You also hear a lot less about the traditional brand elements of Price, Product, Place and Promotion. Instead, there's talk of Impression, Interaction, Responsiveness and Resilience:
- Impression—what does the brand say to me about me?
- Interaction—does the brand do what it promises to do?
- Responsiveness—does the brand respond to my needs?
- Resilience—does this brand cares about our future?
But is this branding? Or is it experience design?
Truth is, it's a bit of both.
The online experience
When we design an online experience, we need to consider total impression, made up of every single online touchpoint:
- The user interface, defined by the UI Design (and front-end code)
- The colours, images, typography, and other visual elements
- The usability, across all devices and platforms
- The interaction design, transitions and animation
- The content strategy touchpoints (email notifications, social media prescence)
- The tone of voice and personality evident in copy, customer support and error messaging
- The performance. Slow, error prone websites can really an online brand experience
- The micro interactions, or moments of delight
The delivery of great online brands may feel like a happy accident. But more often that not, it's the hard efforts of a strong UX team.
A great example of this is Mailchimp. Their delightful online experience has been well orchestrated by their award-winning UX team. Using design patterns, style guides and voice and tone guidelines, Mailchimp is an online brand done well.
Marketers are still involved in the process but in most cases; it's the UX team that best influences the online experience. This, in turn, influences the brand experience.
The multi-channel experience
So far, we've talked mostly about online. Things get a little more complicated when you consider that most brands aren't exclusively on the web.
Almost every product or service exists both online and offline, with a combination of digital and offline touch points. Most brands are cross-channel in some way.
We've seen a rise in Service Design and Customer Experience (CX) to deal with this. User-centred service design is still a new area, but we all understand the need to identify, research, and evaluate the customer and their journey.
UX and CX designers strive to create flawlessly delightful experiences, regardless of the channel. And if done well, the total experience can make you fall in love with a brand.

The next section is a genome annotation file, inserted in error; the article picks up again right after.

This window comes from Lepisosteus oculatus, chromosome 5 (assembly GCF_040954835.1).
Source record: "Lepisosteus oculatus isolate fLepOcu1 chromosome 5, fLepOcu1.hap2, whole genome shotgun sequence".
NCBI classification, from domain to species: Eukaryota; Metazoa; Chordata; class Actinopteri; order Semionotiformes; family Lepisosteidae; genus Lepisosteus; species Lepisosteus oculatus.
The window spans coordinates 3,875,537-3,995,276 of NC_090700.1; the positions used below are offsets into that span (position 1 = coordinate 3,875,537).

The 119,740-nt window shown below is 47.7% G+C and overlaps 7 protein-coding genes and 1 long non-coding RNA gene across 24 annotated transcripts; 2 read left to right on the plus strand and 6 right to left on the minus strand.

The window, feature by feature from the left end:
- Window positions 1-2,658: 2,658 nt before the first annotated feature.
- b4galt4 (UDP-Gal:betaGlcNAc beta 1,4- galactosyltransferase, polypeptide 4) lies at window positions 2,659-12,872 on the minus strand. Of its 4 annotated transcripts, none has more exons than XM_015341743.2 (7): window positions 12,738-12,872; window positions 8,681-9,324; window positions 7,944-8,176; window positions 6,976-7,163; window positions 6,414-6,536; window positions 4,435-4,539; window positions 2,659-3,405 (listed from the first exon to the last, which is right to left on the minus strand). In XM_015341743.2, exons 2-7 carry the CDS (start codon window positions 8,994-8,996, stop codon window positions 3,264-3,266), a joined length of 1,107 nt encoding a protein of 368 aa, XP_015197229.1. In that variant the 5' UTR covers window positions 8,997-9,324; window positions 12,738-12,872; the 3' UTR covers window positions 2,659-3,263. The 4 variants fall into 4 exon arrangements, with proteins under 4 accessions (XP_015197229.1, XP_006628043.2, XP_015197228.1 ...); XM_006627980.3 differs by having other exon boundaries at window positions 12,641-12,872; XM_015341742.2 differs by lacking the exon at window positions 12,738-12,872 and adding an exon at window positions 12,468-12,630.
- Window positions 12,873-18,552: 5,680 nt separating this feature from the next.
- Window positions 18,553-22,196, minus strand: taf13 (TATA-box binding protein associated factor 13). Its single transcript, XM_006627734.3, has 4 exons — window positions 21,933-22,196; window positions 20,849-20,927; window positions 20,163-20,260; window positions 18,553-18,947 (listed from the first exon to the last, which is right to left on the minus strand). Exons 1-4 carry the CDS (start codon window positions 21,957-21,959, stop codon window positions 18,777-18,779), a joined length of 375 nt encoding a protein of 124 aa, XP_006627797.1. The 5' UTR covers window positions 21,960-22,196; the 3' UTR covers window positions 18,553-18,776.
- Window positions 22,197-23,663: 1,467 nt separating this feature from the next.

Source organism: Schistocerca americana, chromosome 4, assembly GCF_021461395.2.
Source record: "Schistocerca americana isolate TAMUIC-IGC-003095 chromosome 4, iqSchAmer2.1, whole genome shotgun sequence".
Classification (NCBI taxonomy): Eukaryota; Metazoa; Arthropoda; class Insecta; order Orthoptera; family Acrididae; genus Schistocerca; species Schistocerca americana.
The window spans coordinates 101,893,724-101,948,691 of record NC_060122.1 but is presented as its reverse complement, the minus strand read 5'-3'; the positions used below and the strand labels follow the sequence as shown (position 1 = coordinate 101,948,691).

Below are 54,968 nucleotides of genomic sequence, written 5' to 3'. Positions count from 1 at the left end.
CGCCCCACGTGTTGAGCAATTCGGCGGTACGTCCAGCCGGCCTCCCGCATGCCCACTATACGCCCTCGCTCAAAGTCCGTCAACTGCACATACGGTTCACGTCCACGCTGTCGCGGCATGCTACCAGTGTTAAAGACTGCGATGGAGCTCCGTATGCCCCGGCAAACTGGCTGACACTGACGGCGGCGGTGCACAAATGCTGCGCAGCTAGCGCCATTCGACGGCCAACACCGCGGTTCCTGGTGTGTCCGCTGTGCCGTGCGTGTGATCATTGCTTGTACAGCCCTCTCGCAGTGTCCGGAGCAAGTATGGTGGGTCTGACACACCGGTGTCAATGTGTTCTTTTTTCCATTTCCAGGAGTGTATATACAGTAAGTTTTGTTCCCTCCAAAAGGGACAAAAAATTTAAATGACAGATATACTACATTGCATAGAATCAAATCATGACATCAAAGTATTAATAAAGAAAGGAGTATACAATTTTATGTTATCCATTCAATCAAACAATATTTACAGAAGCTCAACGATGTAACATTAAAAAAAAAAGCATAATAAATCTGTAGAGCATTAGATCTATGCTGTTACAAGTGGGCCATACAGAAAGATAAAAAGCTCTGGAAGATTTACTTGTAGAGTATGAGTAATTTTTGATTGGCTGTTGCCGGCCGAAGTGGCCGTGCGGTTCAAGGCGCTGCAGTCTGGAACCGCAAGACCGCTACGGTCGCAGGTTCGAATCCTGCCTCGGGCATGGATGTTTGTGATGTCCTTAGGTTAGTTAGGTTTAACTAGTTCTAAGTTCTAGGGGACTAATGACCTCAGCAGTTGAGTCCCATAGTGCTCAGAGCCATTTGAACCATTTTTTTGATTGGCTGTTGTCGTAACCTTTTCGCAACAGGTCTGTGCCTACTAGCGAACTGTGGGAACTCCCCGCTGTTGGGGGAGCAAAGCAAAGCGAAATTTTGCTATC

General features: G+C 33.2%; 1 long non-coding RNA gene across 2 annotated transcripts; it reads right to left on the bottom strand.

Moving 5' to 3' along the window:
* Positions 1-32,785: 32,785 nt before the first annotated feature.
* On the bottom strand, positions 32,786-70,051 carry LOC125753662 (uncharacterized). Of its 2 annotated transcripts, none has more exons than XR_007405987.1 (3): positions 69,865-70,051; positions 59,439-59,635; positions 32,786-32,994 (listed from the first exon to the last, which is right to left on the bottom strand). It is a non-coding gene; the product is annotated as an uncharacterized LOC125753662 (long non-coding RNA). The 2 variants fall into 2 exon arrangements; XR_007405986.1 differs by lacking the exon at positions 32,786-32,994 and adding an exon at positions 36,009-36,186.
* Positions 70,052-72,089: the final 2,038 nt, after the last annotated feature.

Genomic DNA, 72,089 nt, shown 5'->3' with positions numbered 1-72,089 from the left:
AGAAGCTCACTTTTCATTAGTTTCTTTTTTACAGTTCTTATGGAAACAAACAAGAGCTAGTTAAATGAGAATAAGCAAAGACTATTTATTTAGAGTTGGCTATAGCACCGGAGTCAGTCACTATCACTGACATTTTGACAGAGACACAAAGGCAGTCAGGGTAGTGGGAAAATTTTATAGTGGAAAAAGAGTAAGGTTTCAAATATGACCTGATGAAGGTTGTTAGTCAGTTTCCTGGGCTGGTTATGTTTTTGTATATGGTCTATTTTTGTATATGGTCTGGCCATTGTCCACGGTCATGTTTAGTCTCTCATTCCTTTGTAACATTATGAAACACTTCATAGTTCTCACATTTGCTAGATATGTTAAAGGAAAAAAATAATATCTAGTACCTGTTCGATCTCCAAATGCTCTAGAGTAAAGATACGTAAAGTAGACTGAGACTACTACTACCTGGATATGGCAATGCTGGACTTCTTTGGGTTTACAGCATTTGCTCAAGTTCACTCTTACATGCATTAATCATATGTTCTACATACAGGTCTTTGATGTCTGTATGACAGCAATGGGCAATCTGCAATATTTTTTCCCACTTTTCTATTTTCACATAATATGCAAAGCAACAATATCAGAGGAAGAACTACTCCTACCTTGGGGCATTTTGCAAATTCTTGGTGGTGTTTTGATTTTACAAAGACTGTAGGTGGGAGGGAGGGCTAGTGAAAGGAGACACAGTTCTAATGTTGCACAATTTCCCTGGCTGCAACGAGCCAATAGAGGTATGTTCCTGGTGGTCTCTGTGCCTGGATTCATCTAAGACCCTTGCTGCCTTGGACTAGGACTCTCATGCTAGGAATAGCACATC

Here's a recent example from Photojojo, an online camera store. It's a simple and fun website, full of personality. Photojojo are often praised for their web experience.
This Christmas, they've added a brilliant little micro-interaction to their service—a cookie scent to their packages. It’s a fun idea that creates a positive brand experience, not only at the online point of purchase, but in the final offline delivery.
Customers love the Photojojo brand, because the experience is so good.
No doubt there's been a UX designer involved along the way.
Brand is just another way to say Experience.
So what does all this mean for branding? And where does it leave the marketing department?
The Brand is alive and well. It's just that we use the term less frequently.
The brand isn't just the logo. The brand is the sum of the entire experience. That’s why branding and experience design are indistinguishable, in many ways.
Like it or not, there's not much difference between UX designers and marketers either. We're both interested in our customers. We're both fascinated about analytics and conversion data. We're both keen to learn, test and iterate to get to the best result.
Whether you're an information architect, a content strategist, a UX or UI designer, a developer, or even a marketer, you're probably passionate about designing the experience, and influencing the brand.
We’re all marketers now.
User experience didn't kill branding. User experience is the branding.